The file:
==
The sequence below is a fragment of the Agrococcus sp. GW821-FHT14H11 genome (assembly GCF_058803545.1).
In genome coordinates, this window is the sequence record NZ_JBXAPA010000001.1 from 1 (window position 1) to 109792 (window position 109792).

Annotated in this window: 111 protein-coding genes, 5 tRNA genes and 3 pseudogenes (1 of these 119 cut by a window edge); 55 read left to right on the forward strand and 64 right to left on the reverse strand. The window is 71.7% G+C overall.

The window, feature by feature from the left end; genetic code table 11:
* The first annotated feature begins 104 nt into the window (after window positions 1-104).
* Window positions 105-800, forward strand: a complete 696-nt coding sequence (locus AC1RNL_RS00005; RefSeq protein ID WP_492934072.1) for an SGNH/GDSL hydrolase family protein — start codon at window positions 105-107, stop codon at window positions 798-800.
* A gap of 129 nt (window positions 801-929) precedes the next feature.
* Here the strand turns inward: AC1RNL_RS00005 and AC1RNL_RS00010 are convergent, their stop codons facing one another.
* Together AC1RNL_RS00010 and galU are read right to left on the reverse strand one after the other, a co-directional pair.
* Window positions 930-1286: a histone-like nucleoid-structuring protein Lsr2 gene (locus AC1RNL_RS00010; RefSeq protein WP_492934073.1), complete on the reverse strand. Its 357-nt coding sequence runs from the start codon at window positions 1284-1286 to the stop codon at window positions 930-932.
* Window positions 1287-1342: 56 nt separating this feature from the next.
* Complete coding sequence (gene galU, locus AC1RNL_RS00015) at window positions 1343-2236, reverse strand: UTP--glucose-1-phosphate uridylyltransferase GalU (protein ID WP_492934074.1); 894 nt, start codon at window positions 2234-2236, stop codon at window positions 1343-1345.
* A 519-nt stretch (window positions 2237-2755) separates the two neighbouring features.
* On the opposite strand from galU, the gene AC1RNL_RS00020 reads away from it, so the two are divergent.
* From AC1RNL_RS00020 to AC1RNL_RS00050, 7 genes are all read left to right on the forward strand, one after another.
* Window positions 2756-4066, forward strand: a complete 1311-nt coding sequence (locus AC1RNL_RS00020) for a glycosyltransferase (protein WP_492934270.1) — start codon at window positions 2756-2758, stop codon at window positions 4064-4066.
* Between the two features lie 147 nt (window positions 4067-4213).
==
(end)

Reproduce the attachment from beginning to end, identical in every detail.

The sequence below is a fragment of the Agrococcus sp. GW821-FHT14H11 genome (assembly GCF_058803545.1).
In genome coordinates, this window is the sequence record NZ_JBXAPA010000001.1 from 1 (window position 1) to 109792 (window position 109792).

Annotated in this window: 111 protein-coding genes, 5 tRNA genes and 3 pseudogenes (1 of these 119 cut by a window edge); 55 read left to right on the forward strand and 64 right to left on the reverse strand. The window is 71.7% G+C overall.

The window, feature by feature from the left end; genetic code table 11:
* The first annotated feature begins 104 nt into the window (after window positions 1-104).
* Window positions 105-800, forward strand: a complete 696-nt coding sequence (locus AC1RNL_RS00005; RefSeq protein ID WP_492934072.1) for an SGNH/GDSL hydrolase family protein — start codon at window positions 105-107, stop codon at window positions 798-800.
* A gap of 129 nt (window positions 801-929) precedes the next feature.
* Here the strand turns inward: AC1RNL_RS00005 and AC1RNL_RS00010 are convergent, their stop codons facing one another.
* Together AC1RNL_RS00010 and galU are read right to left on the reverse strand one after the other, a co-directional pair.
* Window positions 930-1286: a histone-like nucleoid-structuring protein Lsr2 gene (locus AC1RNL_RS00010; RefSeq protein WP_492934073.1), complete on the reverse strand. Its 357-nt coding sequence runs from the start codon at window positions 1284-1286 to the stop codon at window positions 930-932.
* Window positions 1287-1342: 56 nt separating this feature from the next.
* Complete coding sequence (gene galU, locus AC1RNL_RS00015) at window positions 1343-2236, reverse strand: UTP--glucose-1-phosphate uridylyltransferase GalU (protein ID WP_492934074.1); 894 nt, start codon at window positions 2234-2236, stop codon at window positions 1343-1345.
* A 519-nt stretch (window positions 2237-2755) separates the two neighbouring features.
* On the opposite strand from galU, the gene AC1RNL_RS00020 reads away from it, so the two are divergent.
* From AC1RNL_RS00020 to AC1RNL_RS00050, 7 genes are all read left to right on the forward strand, one after another.
* Window positions 2756-4066, forward strand: a complete 1311-nt coding sequence (locus AC1RNL_RS00020) for a glycosyltransferase (protein WP_492934270.1) — start codon at window positions 2756-2758, stop codon at window positions 4064-4066.
* Between the two features lie 147 nt (window positions 4067-4213).